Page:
But just as she was getting ready for the journey her little daughter was taken ill. She recognised with despair the fatal symptoms of her other children. She could not speak English or the doctor French, but Mme. de la Luzerne and her daughter, emigrées and friends of the Duchesse d’Ayen, hastened from London, took up their abode at Richmond, stayed with her until after the death of the child, and then took her to London and looked after her with the greatest kindness and affection until M. de Montagu arrived, too late to see his child, distracted with grief and anxiety for his wife, and sickened and horrified with the Revolution and all the cruelties and horrors he had seen.Every one crowded to the studio of Mme. Le Brun on Sundays to see the portraits of the Grand Duchesses. Zuboff, seeing the crowd of  carriages which, after leaving the palace, stopped before her house, remarked to the Empress—
The King was very fond of his daughters, but had no idea of bringing them up properly. The four younger ones were sent to the convent of Fontevrault, in Anjou, to be educated, and as they never came home and were never visited by their parents, they were strangers to each other when, after twelve years, the two youngest came back. As to the others, Madame Victoire returned when she was fourteen, and Madame Thérèse, who was called Madame Sixième, because she was the sixth daughter of the King, died when she was eight years old at Fontevrault.But now she had an enemy, powerful, vindictive, remorseless, and bent upon her destruction. His object was that her trial should take place the next day; but her friends were watching her interests. M. de la Valette and M. Verdun managed to prevent this, and next day a friend of Tallien, meeting him wandering in desperation about the Champs-Elysées, said to him—
“I know you are French, Madame,” he muttered with embarrassment.CHAPTER III
Capital letter A
And a lad of sixteen at the court of Louis XV. was very different from the average lad of that age in these days and this country, a shy, awkward schoolboy who knows nothing of the world or society, can only talk to other boys, and cares for nothing except sports and games. In the France, or at any rate the Paris, of those days, he was already a man and a courtier, probably a soldier, sometimes a husband and father. M. de Beaune was an excellent man, rather hasty-tempered, but generous, honourable, delighted with his daughter-in-law, and most kind and indulgent to her. He took the deepest interest in her health, her  dress, and her success in society, into which he constantly went, always insisting upon her accompanying him.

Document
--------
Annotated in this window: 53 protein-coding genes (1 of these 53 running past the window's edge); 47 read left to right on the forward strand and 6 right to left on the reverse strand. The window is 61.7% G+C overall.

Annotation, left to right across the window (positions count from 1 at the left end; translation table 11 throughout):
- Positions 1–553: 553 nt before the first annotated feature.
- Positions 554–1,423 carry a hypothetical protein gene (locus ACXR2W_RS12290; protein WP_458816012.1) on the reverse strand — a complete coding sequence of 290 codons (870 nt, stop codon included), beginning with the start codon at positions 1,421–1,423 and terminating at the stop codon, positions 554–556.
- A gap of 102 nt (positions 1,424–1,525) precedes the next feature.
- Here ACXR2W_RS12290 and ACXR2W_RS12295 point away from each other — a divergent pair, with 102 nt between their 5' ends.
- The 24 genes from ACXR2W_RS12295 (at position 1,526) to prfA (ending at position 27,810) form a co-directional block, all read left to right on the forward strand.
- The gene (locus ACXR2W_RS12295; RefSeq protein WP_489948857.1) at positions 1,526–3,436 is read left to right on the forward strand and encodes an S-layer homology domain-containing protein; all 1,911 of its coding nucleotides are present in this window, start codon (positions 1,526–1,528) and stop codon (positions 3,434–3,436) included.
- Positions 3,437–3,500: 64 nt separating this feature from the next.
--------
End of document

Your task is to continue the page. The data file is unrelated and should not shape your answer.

But she had not been more than twenty-four hours in the Russian capital when the French Ambassador was announced; his visit was succeeded by others, and that evening the Empress sent to say that she would receive Mme. Le Brun at Czarskoiesolo  the next day at one o’clock.So saying, he got into the carriage that was waiting at the church door, and she saw no more of him.
Each nun had a comfortable cell, and a pretty little garden of her own in the enclosure of the vast garden of the abbey. One nun, who was considered especially fortunate, had in her garden a rock from which came a spring of delicious water.
THE time had now come when the friendly farm at Wittmold, which had sheltered them in adversity, must be given up. The emigrés were returning; Mme. de la Fayette and Mme. de Grammont urged their sister to do the same, and Mme. de Tessé was longing to see Paris again.
On the morning of the 4th Thermidor a dagger had been mysteriously sent to Tallien, without a word of explanation. No one knew who had brought it; there it was upon his table. But he knew the dagger, and what it meant. It was a Spanish poignard which belonged to Térèzia. It was then that he went and made his last and useless appeal to Robespierre. Térèzia had again been removed to La Force, and on the 7th Thermidor he received a letter from her.详情
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